There's been a number of stories in the news about leaks of classified data, and Steven Brenner from the University of California, Berkeley, writes in a Nature column that release of genomic data could be coming and that researchers and their institutions should be prepared for such an event.
"How long will it be until an idealistic and technically literate researcher deliberately releases genome and trait information publicly in the name of open science?" he asks.
Brenner writes that such a leak — even if it is of information that could be garnered from a web search — could lead to fewer people taking part in genomic research. "Research might even be subject to moratoriums and prohibitive restrictions," he adds.
Before it gets to that point, he says that steps should be put in place to ease the effects of any fallout due to a leak of data. For example, Brenner suggests that funders develop and implement mechanisms to quickly inform participants of any such data leaks. In addition, he says, to prevent data release, uniform standards and training should be put in place to keep data as secure as possible.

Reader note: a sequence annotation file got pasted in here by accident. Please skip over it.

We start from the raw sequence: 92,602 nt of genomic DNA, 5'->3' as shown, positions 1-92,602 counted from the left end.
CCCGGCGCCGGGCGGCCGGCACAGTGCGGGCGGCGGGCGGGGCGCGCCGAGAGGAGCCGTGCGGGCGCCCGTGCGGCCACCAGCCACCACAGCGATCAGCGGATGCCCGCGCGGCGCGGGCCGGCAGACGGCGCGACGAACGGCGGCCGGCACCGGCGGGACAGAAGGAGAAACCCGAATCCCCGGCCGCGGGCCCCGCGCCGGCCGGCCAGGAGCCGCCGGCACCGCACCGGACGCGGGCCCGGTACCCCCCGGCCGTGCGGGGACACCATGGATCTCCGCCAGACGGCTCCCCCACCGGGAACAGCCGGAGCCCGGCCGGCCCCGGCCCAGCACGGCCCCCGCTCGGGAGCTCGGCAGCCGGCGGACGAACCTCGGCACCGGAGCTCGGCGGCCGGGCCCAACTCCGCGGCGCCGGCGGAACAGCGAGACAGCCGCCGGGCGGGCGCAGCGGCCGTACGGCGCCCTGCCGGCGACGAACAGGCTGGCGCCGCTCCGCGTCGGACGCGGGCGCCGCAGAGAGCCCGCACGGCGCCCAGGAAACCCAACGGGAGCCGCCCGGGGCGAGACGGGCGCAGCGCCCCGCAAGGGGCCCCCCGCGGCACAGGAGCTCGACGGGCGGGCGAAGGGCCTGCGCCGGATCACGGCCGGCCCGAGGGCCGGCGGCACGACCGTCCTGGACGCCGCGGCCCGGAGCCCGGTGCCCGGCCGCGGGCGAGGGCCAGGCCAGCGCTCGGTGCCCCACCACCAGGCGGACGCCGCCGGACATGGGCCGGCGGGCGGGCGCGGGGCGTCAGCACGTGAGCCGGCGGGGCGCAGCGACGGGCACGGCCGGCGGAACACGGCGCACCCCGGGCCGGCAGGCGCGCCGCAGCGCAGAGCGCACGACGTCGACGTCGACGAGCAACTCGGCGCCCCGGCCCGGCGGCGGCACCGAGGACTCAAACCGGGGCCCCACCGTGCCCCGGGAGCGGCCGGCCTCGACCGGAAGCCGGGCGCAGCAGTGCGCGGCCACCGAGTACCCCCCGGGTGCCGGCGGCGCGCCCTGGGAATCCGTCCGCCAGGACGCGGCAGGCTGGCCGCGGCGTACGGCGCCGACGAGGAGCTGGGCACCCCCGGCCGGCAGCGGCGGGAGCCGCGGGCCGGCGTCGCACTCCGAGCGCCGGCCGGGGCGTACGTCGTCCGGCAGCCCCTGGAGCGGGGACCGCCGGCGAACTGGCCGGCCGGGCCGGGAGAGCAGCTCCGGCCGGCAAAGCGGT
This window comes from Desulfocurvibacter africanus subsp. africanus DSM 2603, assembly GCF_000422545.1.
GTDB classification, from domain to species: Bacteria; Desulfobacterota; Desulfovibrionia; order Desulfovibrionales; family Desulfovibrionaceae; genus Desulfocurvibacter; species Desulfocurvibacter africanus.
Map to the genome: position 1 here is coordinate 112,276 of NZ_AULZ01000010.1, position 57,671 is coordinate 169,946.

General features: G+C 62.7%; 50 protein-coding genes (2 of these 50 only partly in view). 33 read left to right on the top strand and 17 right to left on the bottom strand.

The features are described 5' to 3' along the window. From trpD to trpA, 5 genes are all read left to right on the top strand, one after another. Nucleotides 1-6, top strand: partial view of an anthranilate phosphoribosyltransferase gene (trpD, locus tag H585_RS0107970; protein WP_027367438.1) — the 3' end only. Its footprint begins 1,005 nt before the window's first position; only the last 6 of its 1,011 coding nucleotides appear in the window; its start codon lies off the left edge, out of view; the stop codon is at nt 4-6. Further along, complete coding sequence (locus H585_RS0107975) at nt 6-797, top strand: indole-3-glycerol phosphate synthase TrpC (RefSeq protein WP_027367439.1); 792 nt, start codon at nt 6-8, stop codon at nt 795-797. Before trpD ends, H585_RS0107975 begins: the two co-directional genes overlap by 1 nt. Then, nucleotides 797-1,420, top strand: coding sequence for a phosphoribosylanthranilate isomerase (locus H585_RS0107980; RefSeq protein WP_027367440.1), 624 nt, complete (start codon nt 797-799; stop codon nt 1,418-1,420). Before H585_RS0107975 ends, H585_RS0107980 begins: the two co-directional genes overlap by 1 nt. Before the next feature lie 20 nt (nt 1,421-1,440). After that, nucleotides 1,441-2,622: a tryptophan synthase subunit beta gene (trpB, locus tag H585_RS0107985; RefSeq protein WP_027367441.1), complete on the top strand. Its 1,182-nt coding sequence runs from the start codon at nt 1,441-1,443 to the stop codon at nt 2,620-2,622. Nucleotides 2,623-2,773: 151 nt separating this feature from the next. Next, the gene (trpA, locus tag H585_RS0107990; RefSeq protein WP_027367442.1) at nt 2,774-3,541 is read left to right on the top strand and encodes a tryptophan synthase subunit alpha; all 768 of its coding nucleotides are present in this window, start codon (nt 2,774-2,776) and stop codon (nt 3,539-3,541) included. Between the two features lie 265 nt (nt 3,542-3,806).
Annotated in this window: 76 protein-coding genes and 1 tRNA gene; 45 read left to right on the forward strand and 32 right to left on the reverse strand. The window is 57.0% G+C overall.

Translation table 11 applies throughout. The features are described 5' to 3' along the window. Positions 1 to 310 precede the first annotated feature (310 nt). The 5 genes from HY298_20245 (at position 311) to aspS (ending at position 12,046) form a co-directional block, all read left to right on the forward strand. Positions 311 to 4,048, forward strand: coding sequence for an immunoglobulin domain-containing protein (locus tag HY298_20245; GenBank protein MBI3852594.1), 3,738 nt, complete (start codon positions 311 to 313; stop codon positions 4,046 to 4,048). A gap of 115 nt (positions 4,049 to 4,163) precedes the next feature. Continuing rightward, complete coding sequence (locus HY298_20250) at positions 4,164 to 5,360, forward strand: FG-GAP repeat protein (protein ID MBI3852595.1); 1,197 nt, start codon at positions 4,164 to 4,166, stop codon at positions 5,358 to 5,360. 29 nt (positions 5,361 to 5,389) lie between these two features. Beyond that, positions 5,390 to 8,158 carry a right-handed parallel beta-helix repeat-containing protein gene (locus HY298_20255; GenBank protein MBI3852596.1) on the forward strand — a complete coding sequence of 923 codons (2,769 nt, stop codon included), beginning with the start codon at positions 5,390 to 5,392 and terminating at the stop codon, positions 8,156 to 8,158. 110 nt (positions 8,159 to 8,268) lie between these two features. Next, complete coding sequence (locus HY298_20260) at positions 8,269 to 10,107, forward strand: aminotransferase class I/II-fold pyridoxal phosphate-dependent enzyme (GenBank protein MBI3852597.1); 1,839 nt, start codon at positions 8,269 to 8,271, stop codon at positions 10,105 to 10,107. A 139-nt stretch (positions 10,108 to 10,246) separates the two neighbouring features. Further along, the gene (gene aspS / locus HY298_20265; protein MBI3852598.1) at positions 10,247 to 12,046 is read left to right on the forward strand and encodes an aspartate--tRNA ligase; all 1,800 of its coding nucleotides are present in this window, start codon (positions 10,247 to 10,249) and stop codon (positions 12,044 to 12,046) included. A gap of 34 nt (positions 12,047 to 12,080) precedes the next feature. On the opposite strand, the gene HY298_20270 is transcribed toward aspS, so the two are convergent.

"Most importantly, we must ensure that the necessary discussion about the risks of a genome leak is balanced with information about the tremendous benefits that collected genetic information has for all of us," Brenner adds. "Although the acceleration and promise of genomics makes a leak inevitable, it also guarantees medical progress."